Featured Research

from universities, journals, and other organizations

Major brain similarities found in bipolar disorder and schizophrenia

Date:
August 26, 2011
Source:
Royal College of Surgeons in Ireland (RCSI)
Summary:
Researchers have conducted a study which has found striking brain similarities in bipolar disorder and schizophrenia.

Researchers from the Royal College of Surgeons in Ireland (RCSI) and Beaumont Hospital have conducted a study which has found striking brain similarities in bipolar disorder and schizophrenia. The research has also pinpointed for the first time that a process which controls how information is transmitted from neuron to neuron in the brain is altered in both conditions and may potentially contribute to the developments of improved treatments in the future.

The study was the first to look at sub-regions in the part of the brain known as the hippocampus. Abnormalities in the hippocampus are among the most consistent findings in schizophrenia research and are also implicated in bipolar disorder. Certain areas of the hippocampus (cornu ammonis regions 2 and 3) were found to be different, in terms of how their proteins are affected, in people with schizophrenia and bipolar disorder compared to the general population. The differences observed in these regions were found to be almost identical in both conditions. A process which controls how information is transmitted by the shuttling of proteins to and from the synapse (a junction that permits a neuron to pass a signal to another cell) was also found to be is affected in both illnesses.

Professor David Cotter, Department of Psychiatry, RCSI and Beaumont Hospital commented: "Our study is the first to show the depth of protein similarities between schizophrenia and bipolar disorder as they appear in the brain and the processes associated with them. Although, the two conditions present with different symptoms, the research has shown that they are almost identical in terms of how they present in the brain," Professor Cotter concluded.


Story Source:

The above story is based on materials provided by Royal College of Surgeons in Ireland (RCSI). Note: Materials may be edited for content and length.


Journal Reference:

  1. Melanie Fφcking, Patrick Dicker, Jane A. English, K. Oliver Schubert, Michael J. Dunn, David R. Cotter. Common Proteomic Changes in the Hippocampus in Schizophrenia and Bipolar Disorder and Particular Evidence for Involvement of Cornu Ammonis Regions 2 and 3. Archives of General Psychiatry, 68 (5): 477-88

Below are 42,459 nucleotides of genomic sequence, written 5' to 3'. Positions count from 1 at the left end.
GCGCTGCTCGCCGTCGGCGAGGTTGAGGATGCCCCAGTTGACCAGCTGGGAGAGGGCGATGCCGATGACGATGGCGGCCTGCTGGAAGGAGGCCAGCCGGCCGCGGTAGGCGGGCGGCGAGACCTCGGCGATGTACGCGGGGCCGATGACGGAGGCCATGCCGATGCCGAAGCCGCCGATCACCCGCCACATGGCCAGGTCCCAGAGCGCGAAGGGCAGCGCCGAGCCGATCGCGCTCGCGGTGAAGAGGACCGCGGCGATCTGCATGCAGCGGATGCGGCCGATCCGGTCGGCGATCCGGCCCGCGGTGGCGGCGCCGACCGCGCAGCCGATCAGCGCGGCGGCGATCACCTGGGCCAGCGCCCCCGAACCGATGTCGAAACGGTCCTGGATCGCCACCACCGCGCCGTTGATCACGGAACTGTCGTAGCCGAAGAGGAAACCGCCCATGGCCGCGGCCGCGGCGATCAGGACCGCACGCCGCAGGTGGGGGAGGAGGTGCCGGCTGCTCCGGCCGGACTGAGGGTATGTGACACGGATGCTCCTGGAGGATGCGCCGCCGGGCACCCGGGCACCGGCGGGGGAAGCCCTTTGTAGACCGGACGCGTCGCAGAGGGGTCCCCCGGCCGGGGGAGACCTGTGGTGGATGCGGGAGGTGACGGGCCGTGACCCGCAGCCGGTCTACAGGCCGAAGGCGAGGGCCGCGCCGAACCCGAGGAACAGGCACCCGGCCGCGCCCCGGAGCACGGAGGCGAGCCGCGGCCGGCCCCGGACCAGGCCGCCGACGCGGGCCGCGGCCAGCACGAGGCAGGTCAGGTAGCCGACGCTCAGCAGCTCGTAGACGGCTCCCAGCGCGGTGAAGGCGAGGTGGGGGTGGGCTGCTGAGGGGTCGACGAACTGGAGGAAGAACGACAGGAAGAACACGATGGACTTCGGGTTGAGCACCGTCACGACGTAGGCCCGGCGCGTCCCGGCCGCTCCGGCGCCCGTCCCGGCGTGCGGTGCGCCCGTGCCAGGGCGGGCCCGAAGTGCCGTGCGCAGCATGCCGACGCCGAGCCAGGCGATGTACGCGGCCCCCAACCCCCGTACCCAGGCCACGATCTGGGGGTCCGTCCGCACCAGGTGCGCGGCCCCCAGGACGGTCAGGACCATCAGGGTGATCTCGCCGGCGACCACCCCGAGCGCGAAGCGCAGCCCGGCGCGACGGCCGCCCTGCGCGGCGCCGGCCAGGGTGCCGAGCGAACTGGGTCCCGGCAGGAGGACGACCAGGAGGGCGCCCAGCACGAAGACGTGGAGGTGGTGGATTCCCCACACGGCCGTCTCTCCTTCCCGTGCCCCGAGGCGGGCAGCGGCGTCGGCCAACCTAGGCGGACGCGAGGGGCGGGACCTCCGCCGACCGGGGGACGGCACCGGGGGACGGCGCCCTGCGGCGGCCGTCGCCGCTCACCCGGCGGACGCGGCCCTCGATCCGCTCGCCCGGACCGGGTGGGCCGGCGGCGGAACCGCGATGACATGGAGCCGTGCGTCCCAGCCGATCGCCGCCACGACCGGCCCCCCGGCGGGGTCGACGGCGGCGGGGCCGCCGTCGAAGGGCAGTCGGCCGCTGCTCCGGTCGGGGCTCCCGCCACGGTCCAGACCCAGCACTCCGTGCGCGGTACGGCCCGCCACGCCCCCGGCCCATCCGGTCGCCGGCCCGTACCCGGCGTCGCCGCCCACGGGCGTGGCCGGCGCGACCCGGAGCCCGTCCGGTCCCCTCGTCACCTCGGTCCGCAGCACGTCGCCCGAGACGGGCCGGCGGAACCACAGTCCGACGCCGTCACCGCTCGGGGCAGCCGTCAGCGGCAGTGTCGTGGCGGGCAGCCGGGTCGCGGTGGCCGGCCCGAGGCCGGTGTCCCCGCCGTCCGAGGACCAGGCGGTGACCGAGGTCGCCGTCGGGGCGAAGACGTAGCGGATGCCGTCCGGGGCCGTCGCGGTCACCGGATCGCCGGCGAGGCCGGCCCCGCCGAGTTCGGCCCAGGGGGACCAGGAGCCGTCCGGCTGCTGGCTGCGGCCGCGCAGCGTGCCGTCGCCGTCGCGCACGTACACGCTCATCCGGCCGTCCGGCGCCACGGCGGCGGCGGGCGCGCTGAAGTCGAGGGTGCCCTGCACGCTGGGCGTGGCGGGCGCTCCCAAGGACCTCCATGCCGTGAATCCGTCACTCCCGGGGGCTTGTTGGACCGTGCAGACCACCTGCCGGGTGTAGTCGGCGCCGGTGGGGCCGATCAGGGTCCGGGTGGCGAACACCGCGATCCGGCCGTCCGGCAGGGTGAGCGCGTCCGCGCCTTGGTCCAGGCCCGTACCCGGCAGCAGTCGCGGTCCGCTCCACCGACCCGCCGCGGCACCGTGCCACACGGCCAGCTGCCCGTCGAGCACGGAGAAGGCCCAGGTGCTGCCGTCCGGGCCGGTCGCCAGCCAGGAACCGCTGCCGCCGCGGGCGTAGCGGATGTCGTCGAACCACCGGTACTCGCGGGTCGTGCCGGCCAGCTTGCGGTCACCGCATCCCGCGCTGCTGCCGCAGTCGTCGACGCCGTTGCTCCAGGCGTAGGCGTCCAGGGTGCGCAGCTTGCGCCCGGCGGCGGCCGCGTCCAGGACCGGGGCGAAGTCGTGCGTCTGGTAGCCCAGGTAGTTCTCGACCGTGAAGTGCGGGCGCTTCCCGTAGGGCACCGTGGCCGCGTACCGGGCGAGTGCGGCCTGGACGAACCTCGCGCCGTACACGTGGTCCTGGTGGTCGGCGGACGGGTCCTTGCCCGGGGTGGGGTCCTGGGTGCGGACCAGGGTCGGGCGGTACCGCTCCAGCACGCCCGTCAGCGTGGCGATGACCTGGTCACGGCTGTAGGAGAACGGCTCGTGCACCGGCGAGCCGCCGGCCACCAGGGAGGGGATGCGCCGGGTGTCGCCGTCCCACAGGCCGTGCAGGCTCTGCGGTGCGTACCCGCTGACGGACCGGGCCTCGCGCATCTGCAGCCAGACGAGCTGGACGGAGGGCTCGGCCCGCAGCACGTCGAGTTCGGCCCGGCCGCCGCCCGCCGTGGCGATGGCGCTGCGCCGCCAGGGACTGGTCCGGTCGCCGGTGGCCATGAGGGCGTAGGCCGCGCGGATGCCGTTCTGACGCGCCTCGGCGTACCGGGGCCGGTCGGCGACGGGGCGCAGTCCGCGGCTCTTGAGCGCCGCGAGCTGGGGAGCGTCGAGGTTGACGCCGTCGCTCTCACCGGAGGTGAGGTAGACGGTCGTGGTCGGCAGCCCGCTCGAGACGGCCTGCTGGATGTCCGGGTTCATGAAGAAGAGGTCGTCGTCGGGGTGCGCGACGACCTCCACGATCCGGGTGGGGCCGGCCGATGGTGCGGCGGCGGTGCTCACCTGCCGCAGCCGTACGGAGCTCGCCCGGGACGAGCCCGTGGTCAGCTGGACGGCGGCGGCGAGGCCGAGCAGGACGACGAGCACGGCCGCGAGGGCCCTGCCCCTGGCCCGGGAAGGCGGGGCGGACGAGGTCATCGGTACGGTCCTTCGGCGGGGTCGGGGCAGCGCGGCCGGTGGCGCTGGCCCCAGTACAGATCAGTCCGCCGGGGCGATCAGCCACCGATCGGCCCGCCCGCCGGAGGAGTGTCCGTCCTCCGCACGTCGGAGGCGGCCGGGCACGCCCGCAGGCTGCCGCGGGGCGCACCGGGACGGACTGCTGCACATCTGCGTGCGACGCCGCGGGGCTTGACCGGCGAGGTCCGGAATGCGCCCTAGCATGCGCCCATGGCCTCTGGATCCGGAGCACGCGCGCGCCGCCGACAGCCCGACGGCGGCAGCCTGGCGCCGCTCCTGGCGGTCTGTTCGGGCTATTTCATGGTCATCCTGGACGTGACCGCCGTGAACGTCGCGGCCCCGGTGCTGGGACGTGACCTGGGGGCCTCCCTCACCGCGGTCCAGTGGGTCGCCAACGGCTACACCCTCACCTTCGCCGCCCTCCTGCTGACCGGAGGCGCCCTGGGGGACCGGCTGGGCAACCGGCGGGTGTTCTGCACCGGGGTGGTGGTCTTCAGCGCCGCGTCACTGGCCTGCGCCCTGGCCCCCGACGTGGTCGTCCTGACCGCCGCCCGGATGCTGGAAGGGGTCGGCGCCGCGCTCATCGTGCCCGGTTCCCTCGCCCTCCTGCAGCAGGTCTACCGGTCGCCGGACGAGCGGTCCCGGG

Cite This Page:

Royal College of Surgeons in Ireland (RCSI). "Major brain similarities found in bipolar disorder and schizophrenia." ScienceDaily. ScienceDaily, 26 August 2011. <www.sciencedaily.com/releases/2011/08/110825090236.htm>.
Royal College of Surgeons in Ireland (RCSI). (2011, August 26). Major brain similarities found in bipolar disorder and schizophrenia. ScienceDaily. Retrieved July 31, 2014 from www.sciencedaily.com/releases/2011/08/110825090236.htm
Royal College of Surgeons in Ireland (RCSI). "Major brain similarities found in bipolar disorder and schizophrenia." ScienceDaily. www.sciencedaily.com/releases/2011/08/110825090236.htm (accessed July 31, 2014).

Share This




More Mind & Brain News

Thursday, July 31, 2014

Featured Research

from universities, journals, and other organizations


Featured Videos

from AP, Reuters, AFP, and other news services

Dieting At A Young Age Might Lead To Harmful Health Habits

Dieting At A Young Age Might Lead To Harmful Health Habits

Newsy (July 30, 2014) — Researchers say women who diet at a young age are at greater risk of developing harmful health habits, including eating disorders and alcohol abuse. Video provided by Newsy
Powered by NewsLook.com
It's Not Just Facebook: OKCupid Experiments With Users Too

It's Not Just Facebook: OKCupid Experiments With Users Too

Newsy (July 29, 2014) — If you've been looking for love online, there's a chance somebody has been looking at how you're looking. Video provided by Newsy
Powered by NewsLook.com
How Your Face Can Leave A Good Or Bad First Impression

How Your Face Can Leave A Good Or Bad First Impression

Newsy (July 29, 2014) — Researchers have found certain facial features can make us seem more attractive or trustworthy. Video provided by Newsy
Powered by NewsLook.com
Losing Sleep Leaves You Vulnerable To 'False Memories'

Losing Sleep Leaves You Vulnerable To 'False Memories'

Newsy (July 27, 2014) — A new study shows sleep deprivation can make it harder for people to remember specific details of an event. Video provided by Newsy
Powered by NewsLook.com

Search ScienceDaily

Number of stories in archives: 140,361

Find with keyword(s):
 
Enter a keyword or phrase to search ScienceDaily for related topics and research stories.

Save/Print:
Share:  

Breaking News:
from the past week

In Other News

... from NewsDaily.com

Science News

Health News

Environment News

Technology News



    Save/Print:
    Share:  

    Free Subscriptions


    Get the latest science news with ScienceDaily's free email newsletters, updated daily and weekly. Or view hourly updated newsfeeds in your RSS reader:

    Get Social & Mobile


    Keep up to date with the latest news from ScienceDaily via social networks and mobile apps:

    Have Feedback?


    Tell us what you think of ScienceDaily -- we welcome both positive and negative comments. Have any problems using the site? Questions?
    Mobile iPhone Android Web
    Follow Facebook Twitter Google+
    Subscribe RSS Feeds Email Newsletters
    Latest Headlines Health & Medicine Mind & Brain Space & Time Matter & Energy Computers & Math Plants & Animals Earth & Climate Fossils & Ruins